I wanted to try the bacon and see what would happen. Given my experience with the lake, I wasn't expecting much in the way of results. I figured I would toss a line out and secure the rod with rocks. That way I could keep an eye on it while tossing a crankbait for bass. I took a pair of scissors and cut about a 3-inch strip of bacon and baited it like a worm. I wound it along the hook, leaving a small strip hanging off the end.
I'd made two or three casts with the crankbait and was in the process of retrieving it again when my friend told me to look at my bait pole. It was pleasantly bent over! I dropped my bass rod and picked up the bait rod and set the hook. I reeled in a good-sized cat, unhooked it, and released it.
To my surprise, the bacon was still on the hook and mostly intact! I tossed it back out and a short time later had another catfish on the line. I caught four catfish in less than two hours on a heavily fished lake. That little experiment really opened my eyes!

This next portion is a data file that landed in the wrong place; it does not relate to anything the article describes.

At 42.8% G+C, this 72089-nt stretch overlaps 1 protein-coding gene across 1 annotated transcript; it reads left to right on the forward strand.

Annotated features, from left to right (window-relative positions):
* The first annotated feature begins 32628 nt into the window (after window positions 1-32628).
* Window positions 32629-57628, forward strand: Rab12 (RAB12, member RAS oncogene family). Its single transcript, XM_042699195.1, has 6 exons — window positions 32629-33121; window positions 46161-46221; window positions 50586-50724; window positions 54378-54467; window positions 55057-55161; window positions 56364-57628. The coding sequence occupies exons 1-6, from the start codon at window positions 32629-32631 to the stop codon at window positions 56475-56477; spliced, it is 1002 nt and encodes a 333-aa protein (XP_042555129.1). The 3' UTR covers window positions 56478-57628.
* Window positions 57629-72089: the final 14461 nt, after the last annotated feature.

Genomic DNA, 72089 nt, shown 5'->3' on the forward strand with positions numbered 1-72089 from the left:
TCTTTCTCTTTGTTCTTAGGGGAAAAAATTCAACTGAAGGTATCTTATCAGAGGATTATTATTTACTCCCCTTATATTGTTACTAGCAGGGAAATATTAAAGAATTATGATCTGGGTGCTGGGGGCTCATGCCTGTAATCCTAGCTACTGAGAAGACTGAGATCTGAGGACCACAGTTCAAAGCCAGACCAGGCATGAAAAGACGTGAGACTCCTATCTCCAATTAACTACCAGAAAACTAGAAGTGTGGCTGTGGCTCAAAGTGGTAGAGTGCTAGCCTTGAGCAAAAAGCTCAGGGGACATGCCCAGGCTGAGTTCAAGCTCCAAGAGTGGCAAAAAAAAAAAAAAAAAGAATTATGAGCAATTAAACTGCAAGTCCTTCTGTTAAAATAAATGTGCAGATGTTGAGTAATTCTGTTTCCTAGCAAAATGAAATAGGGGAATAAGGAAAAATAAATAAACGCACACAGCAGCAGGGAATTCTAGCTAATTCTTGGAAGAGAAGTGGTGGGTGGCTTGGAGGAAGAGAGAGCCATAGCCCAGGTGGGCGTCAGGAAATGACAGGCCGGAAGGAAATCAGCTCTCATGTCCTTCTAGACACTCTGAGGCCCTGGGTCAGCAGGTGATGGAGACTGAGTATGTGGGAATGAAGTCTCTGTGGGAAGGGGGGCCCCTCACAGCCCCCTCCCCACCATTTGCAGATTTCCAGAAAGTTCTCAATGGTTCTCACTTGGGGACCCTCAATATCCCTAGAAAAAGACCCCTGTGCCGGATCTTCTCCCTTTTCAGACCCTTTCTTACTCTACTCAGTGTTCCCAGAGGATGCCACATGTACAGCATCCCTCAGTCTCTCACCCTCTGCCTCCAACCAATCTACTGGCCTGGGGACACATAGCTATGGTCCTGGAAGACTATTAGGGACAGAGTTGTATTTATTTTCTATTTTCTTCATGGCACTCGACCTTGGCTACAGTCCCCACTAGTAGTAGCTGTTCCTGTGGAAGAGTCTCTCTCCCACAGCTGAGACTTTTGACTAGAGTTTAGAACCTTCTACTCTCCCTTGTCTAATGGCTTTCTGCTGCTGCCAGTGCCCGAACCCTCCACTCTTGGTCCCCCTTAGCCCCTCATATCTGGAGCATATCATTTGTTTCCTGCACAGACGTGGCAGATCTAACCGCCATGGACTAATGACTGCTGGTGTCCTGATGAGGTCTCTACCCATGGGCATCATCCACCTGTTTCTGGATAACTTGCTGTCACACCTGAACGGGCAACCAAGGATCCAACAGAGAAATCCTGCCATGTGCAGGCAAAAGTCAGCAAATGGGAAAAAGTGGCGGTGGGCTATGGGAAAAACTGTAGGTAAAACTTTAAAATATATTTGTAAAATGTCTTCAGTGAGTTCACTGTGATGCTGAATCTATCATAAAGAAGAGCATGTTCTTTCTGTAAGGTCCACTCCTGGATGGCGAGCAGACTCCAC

That's been my experience with catching cats on pork ever since!
I typically use a slip-weight on the main line tied to a swivel that's 9 to 12 inches above the bait. Obviously, you can fish bacon however you normally would fish bait for catfish.
The best thing about using bacon is that it's greasy and it has a strong smell so the cats can find it. That's especially true when the pork is near rotten. Although it is soft then and easy to run the hook through, it can be slippery. But the stuff does tend to stay on the hook. I've caught up to five catfish on a single bait strip.
And the catfish don't care if it's the cheapest store brand or the expensive name-brand bacon. The key is that it's raw, not the pre-cooked stuff.
I have found that leaving it out in a plastic bag for 24 hours works best to age it. Pick a spot that's out of direct sunlight. That works best to get it smelly and greasy. You don't want it to "cook" at all, so leaving it in the sun is not a good idea. And when you leave it outside, bear in mind that catfish aren't the only things interested in eating your bacon. Keep an eye on it or put it somewhere that cats, dogs and other neighborhood scavengers would have difficulty getting to it!